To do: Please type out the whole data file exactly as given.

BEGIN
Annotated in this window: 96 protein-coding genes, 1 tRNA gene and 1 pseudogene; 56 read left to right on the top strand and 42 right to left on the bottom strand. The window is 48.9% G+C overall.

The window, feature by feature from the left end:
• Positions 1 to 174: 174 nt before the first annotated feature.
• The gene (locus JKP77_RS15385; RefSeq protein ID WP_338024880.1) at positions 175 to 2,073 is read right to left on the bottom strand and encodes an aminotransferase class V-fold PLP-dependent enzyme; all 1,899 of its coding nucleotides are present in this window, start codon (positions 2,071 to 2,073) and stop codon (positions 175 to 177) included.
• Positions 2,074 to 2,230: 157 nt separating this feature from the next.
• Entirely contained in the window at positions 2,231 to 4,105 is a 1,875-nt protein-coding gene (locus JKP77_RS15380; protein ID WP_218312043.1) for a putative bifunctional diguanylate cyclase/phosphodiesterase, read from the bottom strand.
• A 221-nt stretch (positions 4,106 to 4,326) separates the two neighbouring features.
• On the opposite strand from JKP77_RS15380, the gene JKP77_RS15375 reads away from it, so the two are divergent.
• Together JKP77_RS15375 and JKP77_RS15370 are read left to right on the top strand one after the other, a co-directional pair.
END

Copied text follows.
Annotated in this window: 96 protein-coding genes, 1 tRNA gene and 1 pseudogene; 56 read left to right on the top strand and 42 right to left on the bottom strand. The window is 48.9% G+C overall.

The window, feature by feature from the left end:
• Positions 1 to 174: 174 nt before the first annotated feature.
• The gene (locus JKP77_RS15385; RefSeq protein ID WP_338024880.1) at positions 175 to 2,073 is read right to left on the bottom strand and encodes an aminotransferase class V-fold PLP-dependent enzyme; all 1,899 of its coding nucleotides are present in this window, start codon (positions 2,071 to 2,073) and stop codon (positions 175 to 177) included.
• Positions 2,074 to 2,230: 157 nt separating this feature from the next.
• Entirely contained in the window at positions 2,231 to 4,105 is a 1,875-nt protein-coding gene (locus JKP77_RS15380; protein ID WP_218312043.1) for a putative bifunctional diguanylate cyclase/phosphodiesterase, read from the bottom strand.
• A 221-nt stretch (positions 4,106 to 4,326) separates the two neighbouring features.
• On the opposite strand from JKP77_RS15380, the gene JKP77_RS15375 reads away from it, so the two are divergent.
• Together JKP77_RS15375 and JKP77_RS15370 are read left to right on the top strand one after the other, a co-directional pair.